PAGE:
New exhibition at Urbis: Videogame Nation

For Immediate release: 11 February 2009

Videogame Nation

Urbis, Manchester

14 May - 20 September 2009

Manchester's stunning contemporary exhibition centre Urbis encourages visitors to grab the controls with a new exhibition that celebrates the best of British video gaming from its birth in the 1970s to the present day.

Videogame Nation brings together games spanning the last 40 years, from 'Manic Miner' (1983) to 'Grand Theft Auto IV' (2008), taking players on a thrilling ride through the UK's gaming generations and tracing the journey of computer programming from the hidden realm of the bedroom to what has become a multi- billion pound industry.

Interactivity is the name of the game as visitors to Videogame Nation will be able to play early games such as 'Jetpac' (1983) for the BBC Micro or 'Jet Set Willy' (1984) on the Sinclair ZX Spectrum in an authentic bedroom setting.

Visitors can also try their hand in a seaside-style arcade; take a seat ina football stadium to play 'Sensible World of Soccer' (1994), the first video game to cover the entire professional football world in one game; or loiter in a bus shelter to witness gaming on the go with handheld games.

Games on show will both thrill the tech-heads and enlighten the uninitiated, enabling visitors to learn fresh facts and discover games they don't know. It will highlight the innovative hardware produced by British companies, from the ZX Spectrum (1982) - one of the first mainstream home computers in the UK - and its competition at the time, the Amstrad CPC, while tracing the transformation of gaming with innovations such as the Nintendo DSi which has yet to be released outside Japan.

David Crookes, consultant curator of Videogame Nation and a leading writer on UK gaming, comments:

"Gaming has become a hugely significant part of many people's lives worldwide and this exhibition highlights the contribution British developers have made to the industry and the cultural influence it holds today. Right from the very beginning when games were produced by people in their bedrooms, imagination has been at the forefront but with the powerful consoles we have today, that creative thought is being unleashed like never before. Visitors to the show will see just how far the industry has come and that games are limited only by our imaginations."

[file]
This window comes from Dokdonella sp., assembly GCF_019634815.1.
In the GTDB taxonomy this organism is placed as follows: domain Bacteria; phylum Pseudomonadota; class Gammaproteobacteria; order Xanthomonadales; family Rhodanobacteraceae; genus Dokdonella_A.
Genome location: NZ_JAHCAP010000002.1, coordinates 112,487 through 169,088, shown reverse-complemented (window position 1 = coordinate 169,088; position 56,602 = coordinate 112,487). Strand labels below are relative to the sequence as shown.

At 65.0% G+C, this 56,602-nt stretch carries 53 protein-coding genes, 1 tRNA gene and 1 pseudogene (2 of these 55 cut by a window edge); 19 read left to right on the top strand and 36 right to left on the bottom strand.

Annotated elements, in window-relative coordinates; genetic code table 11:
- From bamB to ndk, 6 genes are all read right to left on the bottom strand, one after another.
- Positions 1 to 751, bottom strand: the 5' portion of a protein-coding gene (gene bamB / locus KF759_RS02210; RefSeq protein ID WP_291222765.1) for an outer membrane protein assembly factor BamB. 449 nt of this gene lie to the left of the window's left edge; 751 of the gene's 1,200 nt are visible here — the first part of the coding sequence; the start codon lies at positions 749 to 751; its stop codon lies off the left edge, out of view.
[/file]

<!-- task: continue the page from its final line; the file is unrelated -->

British gaming companies and designers have led the way with imaginative and exciting concepts, many of which will be shown in the exhibition including the pioneering platform game 'Manic Miner', and space trading computer game 'Elite'

(1984). Games which many assume to be American but are firmly British will be on display. 'GoldenEye 007' (1997), developed by British company Rare, was the first game to successfully bring the first person shooter genre from PC to console, while Edinburgh based Rockstar North produced trend-setting 'Grand Theft Auto III' (2001), popularized 3D go anywhere, open city gaming and was one of the first gamesto feature a working in-car radio as well as on-air chatter that would coincide with events in the game's story.

'Tomb Raider' (1996) was developed by Derby based Core Design and 'Little Big Planet', was developed in 2007 for the Sony Playstation 3 by the award winning studio Media Molecule who are based in Guildford.

The vanguards of the gaming age in 1980s Britain were often talented teenagers. Richard and David Darling were just two of this new generation, founding their company Codemasters in 1985. Later that year they met The Oliver Twins who started to professionally develop computer games while they were still at school and published their first game, 'Super Robin Hood', for the Amstrad CPC, Spectrum, Commodore 64, Atari ST, Amiga, Nintendo NES with Codemasters. They formed part of the creative core in the industry which has gone on to produce some of the most well known and loved games; 'Daley Thompson's Decathalon', 'LEGO Star Wars', 'Donkey Kong Country', 'Perfect Dark', 'Banjo Kazooie', and 'WipEout' being just a selection from the last 40 years.

These games and their creators are honoured throughout the exhibition with exclusive interviews with developers including point-and-click adventure game supremo Charles Cecil, industry stalwarts The Oliver Twins and David Braben, creator of 'Elite'; original artwork from Oliver Frey, designer for Crash, Amtix and Zzap!64 magazines; framed posters and game guru's biographies - among them Peter Molyneux, Matthew Smith, Jon Ritman, Jon Hare and David and Richard Darling - adding to the collection of memorabilia which will illustrate the history and depth of gaming in the UK.